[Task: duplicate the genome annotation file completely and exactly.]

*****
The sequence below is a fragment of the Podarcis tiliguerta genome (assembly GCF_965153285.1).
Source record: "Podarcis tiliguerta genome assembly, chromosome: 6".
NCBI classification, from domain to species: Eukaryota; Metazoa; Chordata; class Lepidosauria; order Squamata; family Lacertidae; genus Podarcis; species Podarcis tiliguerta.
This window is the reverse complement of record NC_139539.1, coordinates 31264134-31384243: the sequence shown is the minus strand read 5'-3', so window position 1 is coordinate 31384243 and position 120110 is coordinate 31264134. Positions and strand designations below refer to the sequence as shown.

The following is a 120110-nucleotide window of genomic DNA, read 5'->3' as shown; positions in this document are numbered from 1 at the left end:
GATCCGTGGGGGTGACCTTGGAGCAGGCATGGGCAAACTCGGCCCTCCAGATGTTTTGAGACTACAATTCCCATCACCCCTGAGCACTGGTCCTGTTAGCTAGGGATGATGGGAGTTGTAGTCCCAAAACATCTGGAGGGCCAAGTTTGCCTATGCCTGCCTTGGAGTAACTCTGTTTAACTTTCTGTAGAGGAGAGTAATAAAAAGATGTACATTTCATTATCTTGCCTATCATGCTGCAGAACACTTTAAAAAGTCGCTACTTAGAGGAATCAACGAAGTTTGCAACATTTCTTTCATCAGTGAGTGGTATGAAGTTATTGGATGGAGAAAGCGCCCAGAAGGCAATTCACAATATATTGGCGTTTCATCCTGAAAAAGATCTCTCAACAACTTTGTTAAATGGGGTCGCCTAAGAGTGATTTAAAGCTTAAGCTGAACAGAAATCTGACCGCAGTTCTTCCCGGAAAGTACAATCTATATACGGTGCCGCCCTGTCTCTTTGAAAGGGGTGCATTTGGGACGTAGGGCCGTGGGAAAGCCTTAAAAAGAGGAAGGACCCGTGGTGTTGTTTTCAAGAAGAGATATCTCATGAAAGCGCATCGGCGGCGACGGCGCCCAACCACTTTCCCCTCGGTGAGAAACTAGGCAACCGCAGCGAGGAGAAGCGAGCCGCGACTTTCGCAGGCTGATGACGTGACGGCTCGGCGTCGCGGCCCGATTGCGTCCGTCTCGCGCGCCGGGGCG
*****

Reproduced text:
The sequence below is a fragment of the Podarcis tiliguerta genome (assembly GCF_965153285.1).
Source record: "Podarcis tiliguerta genome assembly, chromosome: 6".
NCBI classification, from domain to species: Eukaryota; Metazoa; Chordata; class Lepidosauria; order Squamata; family Lacertidae; genus Podarcis; species Podarcis tiliguerta.
This window is the reverse complement of record NC_139539.1, coordinates 31264134-31384243: the sequence shown is the minus strand read 5'-3', so window position 1 is coordinate 31384243 and position 120110 is coordinate 31264134. Positions and strand designations below refer to the sequence as shown.

The following is a 120110-nucleotide window of genomic DNA, read 5'->3' as shown; positions in this document are numbered from 1 at the left end:
GATCCGTGGGGGTGACCTTGGAGCAGGCATGGGCAAACTCGGCCCTCCAGATGTTTTGAGACTACAATTCCCATCACCCCTGAGCACTGGTCCTGTTAGCTAGGGATGATGGGAGTTGTAGTCCCAAAACATCTGGAGGGCCAAGTTTGCCTATGCCTGCCTTGGAGTAACTCTGTTTAACTTTCTGTAGAGGAGAGTAATAAAAAGATGTACATTTCATTATCTTGCCTATCATGCTGCAGAACACTTTAAAAAGTCGCTACTTAGAGGAATCAACGAAGTTTGCAACATTTCTTTCATCAGTGAGTGGTATGAAGTTATTGGATGGAGAAAGCGCCCAGAAGGCAATTCACAATATATTGGCGTTTCATCCTGAAAAAGATCTCTCAACAACTTTGTTAAATGGGGTCGCCTAAGAGTGATTTAAAGCTTAAGCTGAACAGAAATCTGACCGCAGTTCTTCCCGGAAAGTACAATCTATATACGGTGCCGCCCTGTCTCTTTGAAAGGGGTGCATTTGGGACGTAGGGCCGTGGGAAAGCCTTAAAAAGAGGAAGGACCCGTGGTGTTGTTTTCAAGAAGAGATATCTCATGAAAGCGCATCGGCGGCGACGGCGCCCAACCACTTTCCCCTCGGTGAGAAACTAGGCAACCGCAGCGAGGAGAAGCGAGCCGCGACTTTCGCAGGCTGATGACGTGACGGCTCGGCGTCGCGGCCCGATTGCGTCCGTCTCGCGCGCCGGGGCG